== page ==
For the next three days I stayed in the ochre-painted, blue shuttered farmhouse of a delightful couple, Yvette and Alain-Pierre. Behind its tall hedges Le Mas de la Cigale Bleue sat in the middle of vineyards and orchards, Gushing irrigation ditches ran alongside surrounding narrow lanes.
My first visit to the major Deballage at Beziers, a two hour drive away, was the following morning. Yvette would not hear of me leaving without breakfast, so at 5.30am the three of us sat down to coffee and home made croissants just out of the oven. Way beyond the call of duty!
Provence had been weaving itself into my senses since I was eleven. I’d spent a summer in Beziers on a French exchange, age 12. Marie-Pierre and I hadn’t hit it off but the rest of her family were kind. I remember dinners out in the dry, aromatic Mediterranean garden, the platters of roast stuffed tomatoes, and first tasting olives. One night we went to see “Carmen” in the Roman arena, followed by a Mise a Mort, a bullfight to the death. I had a little crush on Marie-Pierre’s cousin, Bernard, with soft brown eyes. At 18 he seemed exquisitely mature. He showed me how to eat lobster in its shell. Before I left, Marie-Pierre’s parents gave me a record of Alphonse Daudet’s “Les Lettres de mon Moulin.” read by the Provencal actor Fernandel. Listening, understanding barely anything, I remember being caught by the rich roll and cadence of the Provencal accent. Eight years later I would be spending a year in Arles, very near Fontvielle and Daudet’s windmill.
Sometimes things go awry. After a haul along the autoroute towards the Pyrenees on the horizon, I came off at the wrong exit, got lost, and found myself driving along badly surfaced lanes that ran along the Canal du Midi – picturesque beneath ancient plane trees, but not where I wanted to be. When I eventually arrived at the Beziers exhibition park the roads were lined with vehicles way into the distance. My level of frustration at what I was missing was great. But as I walked through the entrance gate at last I bumped straight into a well known London dealer I greatly admire – and then into Paul, my transporter. He showed me where the truck was parked, alongside many other transporters from across Europe.
The format of the fair was standard – high quality pieces in the hangars and a mass of outside stalls with stock of all kinds. I relaxed and got into “buying focus”– but with time to banter and smile. The day was hot and bright. A van had come from Spain loaded with nets of oranges. Stalls were preparing paella in vast steaming pans. Dealers were tanned and dark haired. They came from Toulouse, Valence, Girona and La Spezia – the South! A smoky-voiced Italian dealer had stunning chandeliers for sale, and vivid blue Murano glass wall sconces. Another dealer was selling pieces of 18th century carved gilded wood. All sumptuous. Prices were high, ridiculously so in some cases. Some dealers would negotiate, others would not.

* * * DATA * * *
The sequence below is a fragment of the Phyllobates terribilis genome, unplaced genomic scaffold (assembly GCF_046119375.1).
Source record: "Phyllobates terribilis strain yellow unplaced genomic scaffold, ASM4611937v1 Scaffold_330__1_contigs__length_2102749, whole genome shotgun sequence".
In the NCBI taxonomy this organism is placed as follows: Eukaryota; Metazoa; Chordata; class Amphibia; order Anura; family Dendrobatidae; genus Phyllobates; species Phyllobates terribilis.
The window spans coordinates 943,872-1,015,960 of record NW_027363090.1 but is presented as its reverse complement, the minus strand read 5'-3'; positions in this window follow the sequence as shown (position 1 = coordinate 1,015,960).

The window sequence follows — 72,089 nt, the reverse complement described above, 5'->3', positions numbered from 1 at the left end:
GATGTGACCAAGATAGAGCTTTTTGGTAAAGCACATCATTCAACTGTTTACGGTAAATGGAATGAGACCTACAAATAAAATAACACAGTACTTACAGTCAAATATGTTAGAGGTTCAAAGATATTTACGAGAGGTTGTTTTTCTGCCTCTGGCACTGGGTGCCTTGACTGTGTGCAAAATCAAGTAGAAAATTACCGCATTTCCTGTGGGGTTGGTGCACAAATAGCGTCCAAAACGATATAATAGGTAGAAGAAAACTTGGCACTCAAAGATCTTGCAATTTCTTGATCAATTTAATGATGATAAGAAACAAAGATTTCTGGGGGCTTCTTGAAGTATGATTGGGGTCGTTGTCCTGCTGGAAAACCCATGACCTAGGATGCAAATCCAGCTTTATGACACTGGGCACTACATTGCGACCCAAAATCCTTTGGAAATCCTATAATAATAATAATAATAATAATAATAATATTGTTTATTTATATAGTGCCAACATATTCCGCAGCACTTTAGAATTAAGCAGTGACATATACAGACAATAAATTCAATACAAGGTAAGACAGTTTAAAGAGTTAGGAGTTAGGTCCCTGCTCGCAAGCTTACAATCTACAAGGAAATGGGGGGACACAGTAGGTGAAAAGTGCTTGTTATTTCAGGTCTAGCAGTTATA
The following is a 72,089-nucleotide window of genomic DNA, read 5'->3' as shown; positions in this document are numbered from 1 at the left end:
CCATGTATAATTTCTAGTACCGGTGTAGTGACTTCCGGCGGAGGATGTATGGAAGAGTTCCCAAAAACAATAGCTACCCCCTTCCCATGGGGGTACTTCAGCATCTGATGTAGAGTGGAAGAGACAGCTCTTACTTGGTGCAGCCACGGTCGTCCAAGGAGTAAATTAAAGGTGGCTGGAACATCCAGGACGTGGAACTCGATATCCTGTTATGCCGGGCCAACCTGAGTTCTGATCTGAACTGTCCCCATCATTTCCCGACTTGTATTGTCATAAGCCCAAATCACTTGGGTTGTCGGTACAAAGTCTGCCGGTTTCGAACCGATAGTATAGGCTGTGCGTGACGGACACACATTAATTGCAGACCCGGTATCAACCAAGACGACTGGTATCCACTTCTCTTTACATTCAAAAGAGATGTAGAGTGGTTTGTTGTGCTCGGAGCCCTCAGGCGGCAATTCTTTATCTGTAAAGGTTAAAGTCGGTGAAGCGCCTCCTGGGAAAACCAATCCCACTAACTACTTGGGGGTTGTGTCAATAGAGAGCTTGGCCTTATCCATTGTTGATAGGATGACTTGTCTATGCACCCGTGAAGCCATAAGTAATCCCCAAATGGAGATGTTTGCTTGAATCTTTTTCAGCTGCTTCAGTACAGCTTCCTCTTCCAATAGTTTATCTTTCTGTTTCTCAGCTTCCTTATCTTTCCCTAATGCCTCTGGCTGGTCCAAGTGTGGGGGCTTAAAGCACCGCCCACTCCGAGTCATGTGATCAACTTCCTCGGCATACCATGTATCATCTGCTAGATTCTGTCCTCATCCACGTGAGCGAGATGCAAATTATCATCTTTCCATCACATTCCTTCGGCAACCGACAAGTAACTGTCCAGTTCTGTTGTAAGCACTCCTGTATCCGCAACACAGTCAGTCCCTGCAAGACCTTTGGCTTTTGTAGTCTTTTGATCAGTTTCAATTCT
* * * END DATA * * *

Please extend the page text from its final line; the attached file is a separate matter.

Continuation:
A couple of dealers from one of the Paris markets had brought a van load to sell here. We amicably haggled and prices were agreed for wooden candle stands, 19th century bound journals and a fauteuil that was just about holding itself together. From the stand next to them I bought large turned finials and an ancient Provencal watering can. A pair of “girandolles”, dripping in crystal pieces were added to my list of purchases. In one of the hangars I talked to a local dealer with a magnificent four door cupboard, in a wonderful grey paint, with chicken wire panels, tall and more than two metres wide. This was the sort of thing I had been hoping to find – and that would never have fitted into Sylvie. (It only just fitted through the door at Station Mill when it arrived a few days later).
A woman with a warm smile and Provencal accent who I’d bought from at Le Mans a few years before was there with a huge array of linens, ancient coats, shirts, lace and trimmings. She was being harangued by customers all wanting to know best prices of this and that, trying on rumpled jerkins, standing with armfuls of fabrics. She handled them all with grace and came over at last to tot up my pile of beautifully embroidered linen napkins and thick linen tea towels.
A large and heavy section of grey and white painted oak paneling held an oval foxed mirror. It had to come back with me. By early afternoon, as things began to wind up, I gave Paul the list of everything I’d bought. What luxury to have someone to collect and load my purchases, no unloading and reloading van, no squeezing, heaving or stretching – just plenty of space to fill.